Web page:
"Matthew Wilson" <dmd synesis.com.au> wrote in message
 news:b54685$1klk$1 digitaldaemon.com...
 
My question/issue/whatever is that to use it I have to type

  void RunType1(Type1 t1)
  {
    instance TypeModulators(Type1) TypeMods;

    auto TypeMods.Scope = new TypeMods.Scope(t1);

    . . . // Do some other stuff with t1
  }

which seems an awful lot of stuff to type, both in terms of the
instance-iation of the template, and the need to "new" the instance.

Am I correct in that this is the correct and minimal form?

No. You could also write: void RunType1(Type1 t1) { instance TypeModulators(Type1).Scope = new instance TypeModulators(Type1).Scope(t1); . . . // Do some other stuff with t1 } Note that the class is auto, so adding the auto again in the declaration is redundant.

Uhhhh... sometimes I think there's two Walters. The "auto"'s not redundant, it's required. This code: auto class C { } int main() { C c = new C; return 0; } Will complain with "variable c reference to auto class must be auto". It's a good error, I should opt-in for implicit code.
Mar 18 2003
parent "Walter" <walter digitalmars.com> writes:
Oops, you're right.
Mar 31 2003
prev sibling parent "Matthew Wilson" <dmd synesis.com.au> writes:
I get a compilation error if I don't declare as auto an instance of an auto
class. (Though I've not confirmed it with the particular combination of
template instantiation and variable initialisation as you've discussed here.
I presume you're talking about the general case - wherein I've had the
error. If not, why the difference)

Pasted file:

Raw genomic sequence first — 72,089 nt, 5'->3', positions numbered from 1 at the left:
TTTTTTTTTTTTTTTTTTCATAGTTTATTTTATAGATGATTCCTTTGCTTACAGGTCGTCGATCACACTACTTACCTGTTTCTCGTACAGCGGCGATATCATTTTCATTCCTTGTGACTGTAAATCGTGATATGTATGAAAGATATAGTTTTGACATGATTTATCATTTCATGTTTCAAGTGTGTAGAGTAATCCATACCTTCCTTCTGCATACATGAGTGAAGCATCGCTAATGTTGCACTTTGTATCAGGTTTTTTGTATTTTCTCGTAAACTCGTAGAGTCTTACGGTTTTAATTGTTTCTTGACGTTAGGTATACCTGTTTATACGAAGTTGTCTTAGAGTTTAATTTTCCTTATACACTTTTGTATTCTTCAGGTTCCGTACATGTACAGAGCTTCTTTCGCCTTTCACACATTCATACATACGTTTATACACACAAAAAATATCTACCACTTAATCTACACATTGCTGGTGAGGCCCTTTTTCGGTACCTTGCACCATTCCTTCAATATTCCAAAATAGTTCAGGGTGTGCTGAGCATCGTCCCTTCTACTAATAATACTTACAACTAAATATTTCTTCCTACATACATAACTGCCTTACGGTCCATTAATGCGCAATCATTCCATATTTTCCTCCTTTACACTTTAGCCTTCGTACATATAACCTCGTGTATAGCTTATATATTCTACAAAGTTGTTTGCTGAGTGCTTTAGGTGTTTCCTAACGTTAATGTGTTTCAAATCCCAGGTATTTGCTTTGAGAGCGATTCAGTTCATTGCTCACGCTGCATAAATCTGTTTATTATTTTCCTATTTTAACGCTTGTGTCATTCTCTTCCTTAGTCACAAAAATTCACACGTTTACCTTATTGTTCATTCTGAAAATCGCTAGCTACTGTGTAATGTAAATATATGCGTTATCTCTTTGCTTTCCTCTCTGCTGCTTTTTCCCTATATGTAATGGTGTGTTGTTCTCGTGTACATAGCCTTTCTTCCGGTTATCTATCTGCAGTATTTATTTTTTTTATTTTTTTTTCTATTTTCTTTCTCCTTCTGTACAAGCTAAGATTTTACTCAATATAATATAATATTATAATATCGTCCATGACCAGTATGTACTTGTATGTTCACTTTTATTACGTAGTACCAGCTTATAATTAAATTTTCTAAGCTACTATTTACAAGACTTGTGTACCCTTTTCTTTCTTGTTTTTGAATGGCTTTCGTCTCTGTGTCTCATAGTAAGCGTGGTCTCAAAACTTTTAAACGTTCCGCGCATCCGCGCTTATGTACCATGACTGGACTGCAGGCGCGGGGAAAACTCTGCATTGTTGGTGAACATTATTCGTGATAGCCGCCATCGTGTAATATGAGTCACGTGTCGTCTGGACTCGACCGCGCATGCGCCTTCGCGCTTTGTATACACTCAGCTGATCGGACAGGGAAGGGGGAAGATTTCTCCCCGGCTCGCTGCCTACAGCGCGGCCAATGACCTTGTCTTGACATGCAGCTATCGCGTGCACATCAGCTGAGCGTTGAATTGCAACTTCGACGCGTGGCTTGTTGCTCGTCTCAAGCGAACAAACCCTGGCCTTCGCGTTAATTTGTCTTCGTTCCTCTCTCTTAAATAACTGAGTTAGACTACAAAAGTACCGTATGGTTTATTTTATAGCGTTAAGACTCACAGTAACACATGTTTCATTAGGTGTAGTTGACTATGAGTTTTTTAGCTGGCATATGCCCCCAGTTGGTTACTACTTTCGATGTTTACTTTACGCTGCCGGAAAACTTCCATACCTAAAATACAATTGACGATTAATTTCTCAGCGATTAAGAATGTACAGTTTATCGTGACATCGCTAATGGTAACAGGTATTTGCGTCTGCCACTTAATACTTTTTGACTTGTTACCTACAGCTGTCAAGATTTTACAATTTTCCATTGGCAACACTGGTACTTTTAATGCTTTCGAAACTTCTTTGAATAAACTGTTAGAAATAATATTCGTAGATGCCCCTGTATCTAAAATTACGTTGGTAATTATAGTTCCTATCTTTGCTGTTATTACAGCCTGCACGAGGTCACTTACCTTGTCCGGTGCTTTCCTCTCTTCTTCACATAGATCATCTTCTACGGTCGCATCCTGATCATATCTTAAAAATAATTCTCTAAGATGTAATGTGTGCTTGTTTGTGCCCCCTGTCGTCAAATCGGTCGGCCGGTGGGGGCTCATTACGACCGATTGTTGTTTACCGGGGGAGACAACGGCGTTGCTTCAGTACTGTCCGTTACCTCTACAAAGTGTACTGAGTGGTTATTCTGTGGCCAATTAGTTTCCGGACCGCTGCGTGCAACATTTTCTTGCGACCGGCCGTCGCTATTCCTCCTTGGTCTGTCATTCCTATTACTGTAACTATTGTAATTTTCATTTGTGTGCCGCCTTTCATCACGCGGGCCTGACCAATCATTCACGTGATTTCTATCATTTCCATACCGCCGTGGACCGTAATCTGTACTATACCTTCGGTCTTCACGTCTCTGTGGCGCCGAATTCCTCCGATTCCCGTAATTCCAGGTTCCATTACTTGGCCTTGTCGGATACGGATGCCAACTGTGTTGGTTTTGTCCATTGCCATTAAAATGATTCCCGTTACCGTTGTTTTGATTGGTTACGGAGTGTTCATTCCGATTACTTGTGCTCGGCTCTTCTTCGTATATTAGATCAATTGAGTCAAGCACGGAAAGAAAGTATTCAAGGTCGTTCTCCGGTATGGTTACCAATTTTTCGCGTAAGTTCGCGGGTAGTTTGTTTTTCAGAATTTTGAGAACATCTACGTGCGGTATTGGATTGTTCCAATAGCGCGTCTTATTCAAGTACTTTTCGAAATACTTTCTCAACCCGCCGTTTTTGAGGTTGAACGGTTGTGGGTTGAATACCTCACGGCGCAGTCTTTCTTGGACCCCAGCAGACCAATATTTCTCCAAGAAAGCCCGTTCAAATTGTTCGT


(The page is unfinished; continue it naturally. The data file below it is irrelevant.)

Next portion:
"Walter" <walter digitalmars.com> wrote in message
news:b58slg$1ulv$1 digitaldaemon.com...
 "Matthew Wilson" <dmd synesis.com.au> wrote in message
 news:b54685$1klk$1 digitaldaemon.com...
 My question/issue/whatever is that to use it I have to type

   void RunType1(Type1 t1)
   {
     instance TypeModulators(Type1) TypeMods;

     auto TypeMods.Scope = new TypeMods.Scope(t1);

     . . . // Do some other stuff with t1
   }

 which seems an awful lot of stuff to type, both in terms of the
 instance-iation of the template, and the need to "new" the instance.

 Am I correct in that this is the correct and minimal form?

No. You could also write: void RunType1(Type1 t1) { instance TypeModulators(Type1).Scope = new instance TypeModulators(Type1).Scope(t1); . . . // Do some other stuff with t1 } Note that the class is auto, so adding the auto again in the declaration

 redundant.


 Does anyone else think this is too much to type for the required

 and/or that the "new" operator seems wrong?
 Is the book closed on this?
 Finally, is there a good reason that we cannot parameterise the
 instantiation on the instance - t1 - rather than the type - Type1 - as

 could be deducible anyway.

Mainly for error detection, as mixing up value and type arguments is a likely source of error.

Mar 18 2003